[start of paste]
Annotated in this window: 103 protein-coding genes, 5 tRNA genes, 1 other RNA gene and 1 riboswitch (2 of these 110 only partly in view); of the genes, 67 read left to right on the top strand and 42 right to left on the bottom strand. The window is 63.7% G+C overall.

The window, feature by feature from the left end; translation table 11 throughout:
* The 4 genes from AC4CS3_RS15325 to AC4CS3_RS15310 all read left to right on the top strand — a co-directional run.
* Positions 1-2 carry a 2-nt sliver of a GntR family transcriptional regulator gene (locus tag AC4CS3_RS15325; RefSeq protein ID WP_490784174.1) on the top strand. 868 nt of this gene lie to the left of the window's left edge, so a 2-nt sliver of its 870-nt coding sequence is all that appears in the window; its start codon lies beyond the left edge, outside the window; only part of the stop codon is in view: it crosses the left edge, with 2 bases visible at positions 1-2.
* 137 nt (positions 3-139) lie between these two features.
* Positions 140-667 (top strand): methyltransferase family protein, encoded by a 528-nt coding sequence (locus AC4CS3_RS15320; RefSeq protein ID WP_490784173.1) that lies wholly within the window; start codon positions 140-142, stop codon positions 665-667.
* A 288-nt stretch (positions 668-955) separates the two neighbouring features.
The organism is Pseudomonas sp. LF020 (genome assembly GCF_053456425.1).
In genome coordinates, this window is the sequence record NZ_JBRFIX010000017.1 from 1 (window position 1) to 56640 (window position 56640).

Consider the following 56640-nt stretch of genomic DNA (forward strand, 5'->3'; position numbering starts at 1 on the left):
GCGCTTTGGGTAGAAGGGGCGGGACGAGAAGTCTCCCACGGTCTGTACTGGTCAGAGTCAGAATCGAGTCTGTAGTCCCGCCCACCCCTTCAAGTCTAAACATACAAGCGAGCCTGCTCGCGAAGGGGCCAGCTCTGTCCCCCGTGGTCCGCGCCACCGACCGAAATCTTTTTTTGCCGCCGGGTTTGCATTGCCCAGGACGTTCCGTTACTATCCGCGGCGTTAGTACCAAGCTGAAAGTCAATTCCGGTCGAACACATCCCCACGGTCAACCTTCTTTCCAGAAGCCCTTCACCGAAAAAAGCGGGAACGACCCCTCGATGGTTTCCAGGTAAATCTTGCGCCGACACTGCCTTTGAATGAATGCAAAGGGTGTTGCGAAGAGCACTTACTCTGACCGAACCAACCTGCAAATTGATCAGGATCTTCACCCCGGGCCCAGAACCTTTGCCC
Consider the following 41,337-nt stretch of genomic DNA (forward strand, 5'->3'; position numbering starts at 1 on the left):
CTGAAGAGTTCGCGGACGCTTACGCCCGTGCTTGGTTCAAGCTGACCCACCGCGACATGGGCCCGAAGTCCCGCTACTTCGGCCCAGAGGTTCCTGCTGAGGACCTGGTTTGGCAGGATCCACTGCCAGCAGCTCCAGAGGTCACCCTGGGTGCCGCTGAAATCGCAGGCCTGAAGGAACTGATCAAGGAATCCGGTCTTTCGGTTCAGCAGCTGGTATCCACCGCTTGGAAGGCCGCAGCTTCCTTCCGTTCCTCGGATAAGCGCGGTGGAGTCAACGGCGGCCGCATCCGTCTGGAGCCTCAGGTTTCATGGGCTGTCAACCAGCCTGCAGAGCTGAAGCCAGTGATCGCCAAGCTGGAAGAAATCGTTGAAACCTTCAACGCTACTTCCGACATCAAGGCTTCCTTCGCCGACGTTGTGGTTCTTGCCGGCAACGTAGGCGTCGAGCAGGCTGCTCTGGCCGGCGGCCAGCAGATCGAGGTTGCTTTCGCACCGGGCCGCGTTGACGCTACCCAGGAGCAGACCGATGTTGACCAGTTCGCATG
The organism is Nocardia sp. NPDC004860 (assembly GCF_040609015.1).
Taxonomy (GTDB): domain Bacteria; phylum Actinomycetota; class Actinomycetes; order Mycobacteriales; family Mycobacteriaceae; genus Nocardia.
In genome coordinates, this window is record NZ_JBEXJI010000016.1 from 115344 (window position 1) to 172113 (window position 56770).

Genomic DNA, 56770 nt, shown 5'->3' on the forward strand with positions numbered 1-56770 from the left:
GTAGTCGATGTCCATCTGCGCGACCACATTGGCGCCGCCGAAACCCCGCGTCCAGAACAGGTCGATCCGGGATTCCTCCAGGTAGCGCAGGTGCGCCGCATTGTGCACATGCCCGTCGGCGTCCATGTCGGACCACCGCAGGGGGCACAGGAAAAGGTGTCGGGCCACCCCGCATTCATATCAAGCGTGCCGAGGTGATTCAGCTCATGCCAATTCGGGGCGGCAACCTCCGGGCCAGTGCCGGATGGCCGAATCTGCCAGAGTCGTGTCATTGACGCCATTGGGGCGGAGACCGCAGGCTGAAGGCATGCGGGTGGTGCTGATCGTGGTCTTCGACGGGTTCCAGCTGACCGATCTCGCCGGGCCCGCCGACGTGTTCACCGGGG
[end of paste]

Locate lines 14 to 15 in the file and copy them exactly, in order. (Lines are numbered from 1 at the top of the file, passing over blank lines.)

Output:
The organism is Nocardia sp. NPDC004860 (assembly GCF_040609015.1).
Taxonomy (GTDB): domain Bacteria; phylum Actinomycetota; class Actinomycetes; order Mycobacteriales; family Mycobacteriaceae; genus Nocardia.